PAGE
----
"The high output signal and single channel may largely reduce the signal processing, thus reducing power consumption," the researchers said. "The materials used and its easy fabrication improve the feasibility of designing transparent auditory systems and a broad range of other devices. We think this technique could provide a cost-economic and energy-efficient auditory system for both robotic and hearing aid applications."
The work of this team of researchers highlights the sizeable potential of triboelectric nanogenerator technology to meet challenges in the field of social robotics and to build more effective hearing aids. They are now planning the development of new sensors for a variety of human-robot interactions, while pushing their recently developed technology towards industrialization.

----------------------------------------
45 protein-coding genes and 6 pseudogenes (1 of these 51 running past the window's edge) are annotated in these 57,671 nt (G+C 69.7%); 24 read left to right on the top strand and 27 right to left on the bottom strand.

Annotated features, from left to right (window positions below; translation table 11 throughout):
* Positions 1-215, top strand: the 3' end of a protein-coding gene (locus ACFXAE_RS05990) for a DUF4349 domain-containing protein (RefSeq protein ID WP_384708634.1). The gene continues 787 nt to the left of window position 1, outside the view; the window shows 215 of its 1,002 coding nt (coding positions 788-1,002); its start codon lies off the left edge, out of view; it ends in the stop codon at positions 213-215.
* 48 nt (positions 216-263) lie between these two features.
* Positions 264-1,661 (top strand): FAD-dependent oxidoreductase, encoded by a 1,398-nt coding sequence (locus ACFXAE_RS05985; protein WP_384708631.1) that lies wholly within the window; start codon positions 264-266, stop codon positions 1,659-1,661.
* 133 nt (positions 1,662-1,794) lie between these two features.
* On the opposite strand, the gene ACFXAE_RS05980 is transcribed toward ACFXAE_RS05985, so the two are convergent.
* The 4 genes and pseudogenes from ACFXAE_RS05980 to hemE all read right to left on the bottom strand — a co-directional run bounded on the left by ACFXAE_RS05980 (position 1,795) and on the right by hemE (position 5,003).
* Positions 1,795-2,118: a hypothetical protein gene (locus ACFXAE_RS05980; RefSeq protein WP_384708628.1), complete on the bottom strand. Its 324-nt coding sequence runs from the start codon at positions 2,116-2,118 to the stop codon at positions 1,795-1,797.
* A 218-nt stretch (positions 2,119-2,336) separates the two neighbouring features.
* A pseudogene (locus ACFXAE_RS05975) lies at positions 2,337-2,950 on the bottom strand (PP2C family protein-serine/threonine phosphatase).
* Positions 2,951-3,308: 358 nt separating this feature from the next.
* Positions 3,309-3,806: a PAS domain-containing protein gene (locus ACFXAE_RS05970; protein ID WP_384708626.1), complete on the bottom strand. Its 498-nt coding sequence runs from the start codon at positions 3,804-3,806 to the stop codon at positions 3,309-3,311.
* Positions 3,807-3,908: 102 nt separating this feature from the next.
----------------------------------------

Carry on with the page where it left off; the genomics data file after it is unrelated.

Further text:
The auditory system is the most efficient and straightforward communication strategy for connecting human beings and robots. Here, we designed a self-powered triboelectric auditory sensor (TAS) for constructing an electronic auditory system and an architecture for an external hearing aid in intelligent robotic applications. Based on newly developed triboelectric nanogenerator (TENG) technology, the TAS showed ultrahigh sensitivity (110 millivolts/decibel). A TAS with the broadband response from 100 to 5000 hertz was achieved by designing the annular or sectorial inner boundary architecture with systematic optimization. When incorporated with intelligent robotic devices, TAS demonstrated high-quality music recording and accurate voice recognition for realizing intelligent human-robot interaction. Furthermore, the tunable resonant frequency of TAS was achieved by adjusting the geometric design of inner boundary architecture, which could be used to amplify a specific sound wave naturally. On the basis of this unique property, we propose a hearing aid with the TENG technique, which can simplify the signal processing circuit and reduce the power consuming. This work expresses notable advantages of using TENG technology to build a new generation of auditory systems for meeting the challenges in social robotics.